Matthew Biondi of Brookfield, Conn., a member of the class of 2019 majoring in environmental engineering at Worcester Polytechnic Institute (WPI), was a member of a student team that recently completed an intense, hands-on research project in Worcester. The project was titled Gusty Gardens: Implementing Soil Education Programs.
At WPI, all undergraduates are required to complete a research-driven, professional-level project that applies science and technology to addresses an important societal need or issue. About two-thirds of students complete a project at one of the university's 40-plus off-campus project centers, which are located around the world. A signature element of the innovative undergraduate experience at WPI, the project-based curriculum offers students the opportunity to apply their scientific and technical knowledge to develop thoughtful solutions to real problems that affect the quality of people's lives-and make a difference before they graduate.
"The WPI project-based curriculum brings students out of the classroom and their comfort zones and into the global community to apply their knowledge to solve real problems," said Professor Kent Rissmiller, interim dean of WPI's Interdisciplinary and Global Studies Division. "Students are immersed in a new setting, solving open-ended problems and working with people of different backgrounds-all valuable perspectives for surviving and thriving in today's global marketplace. They also learn the meaning and magic of teamwork; make a real and meaningful difference in their host community; and gain a competitive edge for any resume, or graduate or professional school application."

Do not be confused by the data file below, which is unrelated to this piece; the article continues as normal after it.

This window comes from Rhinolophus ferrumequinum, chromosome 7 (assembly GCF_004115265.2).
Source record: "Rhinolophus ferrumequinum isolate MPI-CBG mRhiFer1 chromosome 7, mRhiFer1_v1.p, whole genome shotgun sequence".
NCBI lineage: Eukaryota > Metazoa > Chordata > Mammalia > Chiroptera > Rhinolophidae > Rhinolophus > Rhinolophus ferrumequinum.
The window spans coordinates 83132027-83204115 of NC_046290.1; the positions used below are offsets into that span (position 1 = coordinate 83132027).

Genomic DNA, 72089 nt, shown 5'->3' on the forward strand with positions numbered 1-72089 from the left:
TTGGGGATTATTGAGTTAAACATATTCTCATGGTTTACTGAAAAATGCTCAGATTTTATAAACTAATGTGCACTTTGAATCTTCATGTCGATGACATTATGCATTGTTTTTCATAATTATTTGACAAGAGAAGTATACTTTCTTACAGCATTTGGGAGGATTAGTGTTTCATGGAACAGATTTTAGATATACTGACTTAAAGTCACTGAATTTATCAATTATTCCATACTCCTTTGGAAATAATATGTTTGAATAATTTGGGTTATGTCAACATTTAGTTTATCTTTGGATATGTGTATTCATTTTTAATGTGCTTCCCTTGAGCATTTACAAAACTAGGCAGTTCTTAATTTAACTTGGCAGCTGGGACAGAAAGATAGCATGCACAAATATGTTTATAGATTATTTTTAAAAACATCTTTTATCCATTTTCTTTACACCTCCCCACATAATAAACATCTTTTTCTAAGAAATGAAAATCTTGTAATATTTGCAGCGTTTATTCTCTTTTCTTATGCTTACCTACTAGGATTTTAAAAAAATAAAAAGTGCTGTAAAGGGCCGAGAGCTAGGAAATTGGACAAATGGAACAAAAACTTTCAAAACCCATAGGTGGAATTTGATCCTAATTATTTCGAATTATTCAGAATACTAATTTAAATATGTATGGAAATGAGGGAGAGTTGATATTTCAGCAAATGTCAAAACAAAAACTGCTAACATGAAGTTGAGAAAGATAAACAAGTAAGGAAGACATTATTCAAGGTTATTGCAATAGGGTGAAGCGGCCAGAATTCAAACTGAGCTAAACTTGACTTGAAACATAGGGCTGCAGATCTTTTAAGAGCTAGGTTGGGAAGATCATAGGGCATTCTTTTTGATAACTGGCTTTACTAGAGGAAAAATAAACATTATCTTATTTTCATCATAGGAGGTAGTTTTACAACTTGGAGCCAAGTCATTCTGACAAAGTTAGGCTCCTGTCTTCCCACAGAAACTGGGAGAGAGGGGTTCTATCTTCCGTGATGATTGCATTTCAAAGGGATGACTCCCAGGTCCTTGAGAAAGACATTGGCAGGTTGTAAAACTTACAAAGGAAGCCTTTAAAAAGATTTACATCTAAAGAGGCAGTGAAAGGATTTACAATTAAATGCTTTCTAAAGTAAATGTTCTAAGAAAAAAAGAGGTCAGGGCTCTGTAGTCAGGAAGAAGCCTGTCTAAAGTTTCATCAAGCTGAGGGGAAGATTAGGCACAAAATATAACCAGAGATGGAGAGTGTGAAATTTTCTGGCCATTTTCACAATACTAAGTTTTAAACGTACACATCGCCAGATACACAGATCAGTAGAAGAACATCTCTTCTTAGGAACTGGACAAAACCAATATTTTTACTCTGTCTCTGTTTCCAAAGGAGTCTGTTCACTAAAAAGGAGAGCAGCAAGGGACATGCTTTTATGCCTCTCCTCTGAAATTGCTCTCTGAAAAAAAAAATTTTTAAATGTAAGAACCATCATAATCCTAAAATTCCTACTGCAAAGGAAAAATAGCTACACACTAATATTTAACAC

About Worcester Polytechnic Institute: Founded in 1865 in Worcester, Mass., WPI is one of the nation's first engineering and technology universities. Its 14 academic departments offer more than 50 undergraduate and graduate degree programs in science, engineering, technology, business, the social sciences, and the humanities and arts, leading to bachelor's, master's and doctoral degrees. WPI's talented faculty work with students on interdisciplinary research that seeks solutions to important and socially relevant problems in fields as diverse as the life sciences and bioengineering, energy, information security, materials processing, and robotics. Students also have the opportunity to make a difference to communities and organizations around the world through the university's innovative Global Projects Program. There are more than 40 WPI project centers throughout the Americas, Africa, Asia-Pacific, and Europe.